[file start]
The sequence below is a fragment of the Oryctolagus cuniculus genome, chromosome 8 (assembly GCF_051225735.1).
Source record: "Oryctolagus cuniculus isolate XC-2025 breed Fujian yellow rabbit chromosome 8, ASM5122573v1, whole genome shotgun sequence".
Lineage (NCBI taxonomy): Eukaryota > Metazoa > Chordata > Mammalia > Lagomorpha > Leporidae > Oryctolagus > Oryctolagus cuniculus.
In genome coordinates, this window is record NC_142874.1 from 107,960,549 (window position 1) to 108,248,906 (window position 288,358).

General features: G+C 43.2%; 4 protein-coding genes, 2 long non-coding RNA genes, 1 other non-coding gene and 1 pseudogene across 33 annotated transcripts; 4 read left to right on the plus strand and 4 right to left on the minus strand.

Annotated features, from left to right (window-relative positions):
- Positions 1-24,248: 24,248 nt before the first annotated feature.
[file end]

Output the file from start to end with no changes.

The sequence below is a fragment of the Oryctolagus cuniculus genome, chromosome 8 (assembly GCF_051225735.1).
Source record: "Oryctolagus cuniculus isolate XC-2025 breed Fujian yellow rabbit chromosome 8, ASM5122573v1, whole genome shotgun sequence".
Lineage (NCBI taxonomy): Eukaryota > Metazoa > Chordata > Mammalia > Lagomorpha > Leporidae > Oryctolagus > Oryctolagus cuniculus.
In genome coordinates, this window is record NC_142874.1 from 107,960,549 (window position 1) to 108,248,906 (window position 288,358).

General features: G+C 43.2%; 4 protein-coding genes, 2 long non-coding RNA genes, 1 other non-coding gene and 1 pseudogene across 33 annotated transcripts; 4 read left to right on the plus strand and 4 right to left on the minus strand.

Annotated features, from left to right (window-relative positions):
- Positions 1-24,248: 24,248 nt before the first annotated feature.